*Manhattan’s new district attorney Alvin Bragg has ordered his staff to stop seeking prison sentences for a slew of low-level offenses, and to only seek bail in certain cases.
Per Gothamist, Bragg’s office will no longer prosecute people for “theft of services, trespassing (unless it accompanies a stalking charge), aggravated unlicensed operation, routine traffic violations not accompanied by felony charges, obstructing governmental administration, resisting arrest, and prostitution,” the outlet writes.
Bragg said his office “will not seek a carceral sentence” except for cases involving homicide, domestic violence felonies, some sex crimes and public corruption.
“The Office shall not seek a sentence of life without parole,” the memo states.
PBA Statement on Manhattan District Attorney Policy Memo pic.twitter.com/ujydGCy62M
— NYC PBA (@NYCPBA) January 4, 2022
“This rule may be excepted only in extraordinary circumstances based on a holistic analysis of the facts, criminal history, victim’s input (particularly in cases of violence or trauma), and any other information available,” the memo reads.
“These policy changes not only will, in and of themselves, make us safer; they also will free up prosecutorial resources to focus on violent crime,” Bragg wrote in the memo. “While my commitment to making incarceration a matter of last resort is immutable, the path to get there … will be informed by our discussions … and our work together in the weeks and months ahead.”
Via New York Post:
Bragg’s memo detailed the following instructions for prosecutors to reduce charges filed by cops in various cases:
- Armed robbers who use guns or other deadly weapons to stick up stores and other businesses will be prosecuted only for petty larceny, a misdemeanor, provided no victims were seriously injured and there’s no “genuine risk of physical harm” to anyone. Armed robbery, a class B felony, would typically be punishable by a maximum of 25 years in prison, while petty larceny subjects offenders to up to 364 days in jail and a $1,000 fine.
- Convicted criminals caught with weapons other than guns will have those felony charges downgraded to misdemeanors unless they’re also charged with more serious offenses. Criminal possession of a weapon in the third degree, a class D felony, is punishable by up to 7 years behind bars.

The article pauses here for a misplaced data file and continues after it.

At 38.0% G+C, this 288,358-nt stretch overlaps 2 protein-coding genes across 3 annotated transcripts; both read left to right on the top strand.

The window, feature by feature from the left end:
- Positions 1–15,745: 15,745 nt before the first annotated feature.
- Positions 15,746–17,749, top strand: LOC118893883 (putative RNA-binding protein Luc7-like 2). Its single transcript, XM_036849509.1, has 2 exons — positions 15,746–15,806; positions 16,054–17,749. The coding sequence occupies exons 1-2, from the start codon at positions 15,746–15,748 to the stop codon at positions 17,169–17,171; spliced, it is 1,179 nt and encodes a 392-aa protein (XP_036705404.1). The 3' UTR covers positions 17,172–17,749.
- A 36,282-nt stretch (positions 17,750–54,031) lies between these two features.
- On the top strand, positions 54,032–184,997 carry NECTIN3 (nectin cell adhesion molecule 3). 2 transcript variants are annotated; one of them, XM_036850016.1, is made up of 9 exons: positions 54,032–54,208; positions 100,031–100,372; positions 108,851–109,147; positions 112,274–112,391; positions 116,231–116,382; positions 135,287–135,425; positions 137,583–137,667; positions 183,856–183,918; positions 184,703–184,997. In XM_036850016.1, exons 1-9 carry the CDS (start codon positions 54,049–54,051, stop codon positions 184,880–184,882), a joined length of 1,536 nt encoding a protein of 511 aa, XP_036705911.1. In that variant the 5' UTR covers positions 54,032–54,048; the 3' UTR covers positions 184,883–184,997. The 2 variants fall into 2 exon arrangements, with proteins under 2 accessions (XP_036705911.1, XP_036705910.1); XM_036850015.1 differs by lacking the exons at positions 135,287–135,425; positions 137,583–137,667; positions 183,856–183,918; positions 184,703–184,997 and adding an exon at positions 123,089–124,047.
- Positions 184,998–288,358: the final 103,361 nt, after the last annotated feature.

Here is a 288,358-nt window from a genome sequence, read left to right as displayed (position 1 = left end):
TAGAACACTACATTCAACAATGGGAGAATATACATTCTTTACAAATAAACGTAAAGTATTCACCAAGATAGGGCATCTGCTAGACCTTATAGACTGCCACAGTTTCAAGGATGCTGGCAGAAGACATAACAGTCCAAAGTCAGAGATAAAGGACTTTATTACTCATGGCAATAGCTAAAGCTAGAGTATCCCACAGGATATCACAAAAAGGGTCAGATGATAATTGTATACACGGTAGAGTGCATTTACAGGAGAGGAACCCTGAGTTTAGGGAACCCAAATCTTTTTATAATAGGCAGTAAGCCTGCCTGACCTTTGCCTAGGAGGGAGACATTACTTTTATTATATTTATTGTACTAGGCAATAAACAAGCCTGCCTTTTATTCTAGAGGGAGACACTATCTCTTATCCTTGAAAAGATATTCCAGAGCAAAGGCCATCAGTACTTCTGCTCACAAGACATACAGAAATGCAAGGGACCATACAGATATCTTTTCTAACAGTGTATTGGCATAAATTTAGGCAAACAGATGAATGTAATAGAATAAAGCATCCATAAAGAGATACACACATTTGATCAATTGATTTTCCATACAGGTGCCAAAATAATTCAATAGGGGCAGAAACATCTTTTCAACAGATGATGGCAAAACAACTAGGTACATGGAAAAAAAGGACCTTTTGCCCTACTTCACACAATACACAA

- Burglars who steal from residential storage areas, parts of homes that aren’t “accessible to a living area” and businesses located in mixed-use buildings will be prosecuted for a low-level class D felony that only covers break-ins instead of for more serious crimes. Those more serious crimes, class B and class C felonies, would be punishable by up to 25 and up to 15 years in prison respectively.
- Drug dealers believed to be “acting as a low-level agent of a seller” will be prosecuted only for misdemeanor possession. Also, suspected dealers will only be prosecuted on felony charges if they’re also accused of more serious crimes or are actually caught in the act of selling drugs. That felony would mean facing up to seven years behind bars.
“ADAs should use their judgment and experience to evaluate the person arrested, and identify people: who suffer from mental illness; who are unhoused; who commit crimes of poverty; or who suffer from substance use disorders,” Bragg added.
“Charges should be brought consistent with the goal of providing services to such individuals, and leverage during plea negotiations should not be a factor in this decision,” he wrote.
In a “Day One” letter to staffers, Bragg claimed, “These policy changes not only will, in and of themselves, make us safer; they also will free up prosecutorial resources to focus on violent crime.”
He also pledged that “new initiatives and policies on guns, sex crimes, hate crimes, and other matters will be announced in the coming weeks.”
Meanwhile, cops are outraged by the move.
“Bragg gives criminals the roadmap to freedom from prosecution and control of our streets,” said the head of the NYPD Detectives’ Endowment Association.
“In Bragg’s Manhattan, you can resist arrest, deal drugs, obstruct arrests, and even carry a gun and get away with it,” DEA president Paul DiGiacomo said in a statement.
“Police officers don’t want to be sent out to enforce laws that the district attorneys won’t prosecute,” said Patrick Lynch, president of NYPD’s largest union, the Police Benevolent Association.
“And there are already too many people who believe that they can commit crimes, resist arrest, interfere with police officers and face zero consequences.”